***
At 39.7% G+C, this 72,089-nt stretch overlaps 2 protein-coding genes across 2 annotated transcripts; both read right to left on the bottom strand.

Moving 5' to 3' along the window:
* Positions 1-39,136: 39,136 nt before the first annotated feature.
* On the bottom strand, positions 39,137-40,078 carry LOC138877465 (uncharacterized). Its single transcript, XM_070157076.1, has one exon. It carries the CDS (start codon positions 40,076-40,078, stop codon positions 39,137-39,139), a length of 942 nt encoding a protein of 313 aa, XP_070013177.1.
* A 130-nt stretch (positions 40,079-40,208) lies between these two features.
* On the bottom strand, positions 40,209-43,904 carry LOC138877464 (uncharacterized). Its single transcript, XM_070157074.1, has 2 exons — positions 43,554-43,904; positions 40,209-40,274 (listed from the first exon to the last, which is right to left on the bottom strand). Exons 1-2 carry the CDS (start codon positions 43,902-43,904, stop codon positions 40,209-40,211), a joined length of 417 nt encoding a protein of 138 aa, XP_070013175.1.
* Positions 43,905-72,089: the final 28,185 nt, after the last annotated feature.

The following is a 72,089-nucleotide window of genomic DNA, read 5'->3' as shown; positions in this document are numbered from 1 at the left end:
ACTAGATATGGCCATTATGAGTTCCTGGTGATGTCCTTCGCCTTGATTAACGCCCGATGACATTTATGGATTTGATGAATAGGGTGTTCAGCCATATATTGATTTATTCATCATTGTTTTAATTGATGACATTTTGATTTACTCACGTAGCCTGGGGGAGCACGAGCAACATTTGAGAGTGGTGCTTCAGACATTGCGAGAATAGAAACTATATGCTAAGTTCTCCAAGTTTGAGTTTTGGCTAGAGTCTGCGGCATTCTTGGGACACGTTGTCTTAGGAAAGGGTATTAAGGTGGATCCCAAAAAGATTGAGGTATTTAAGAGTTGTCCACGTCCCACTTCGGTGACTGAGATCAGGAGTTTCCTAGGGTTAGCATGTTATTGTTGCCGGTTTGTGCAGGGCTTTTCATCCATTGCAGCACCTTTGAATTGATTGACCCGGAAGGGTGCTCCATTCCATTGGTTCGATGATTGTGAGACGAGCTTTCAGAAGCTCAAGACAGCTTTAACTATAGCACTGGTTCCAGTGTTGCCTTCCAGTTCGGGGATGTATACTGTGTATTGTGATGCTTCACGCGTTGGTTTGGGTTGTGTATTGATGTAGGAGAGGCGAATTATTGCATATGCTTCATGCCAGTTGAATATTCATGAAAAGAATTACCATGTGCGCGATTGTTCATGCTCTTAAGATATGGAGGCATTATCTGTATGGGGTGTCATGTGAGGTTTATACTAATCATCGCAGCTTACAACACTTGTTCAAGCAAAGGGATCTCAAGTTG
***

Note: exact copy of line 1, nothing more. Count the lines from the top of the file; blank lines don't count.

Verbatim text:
At 39.7% G+C, this 72,089-nt stretch overlaps 2 protein-coding genes across 2 annotated transcripts; both read right to left on the bottom strand.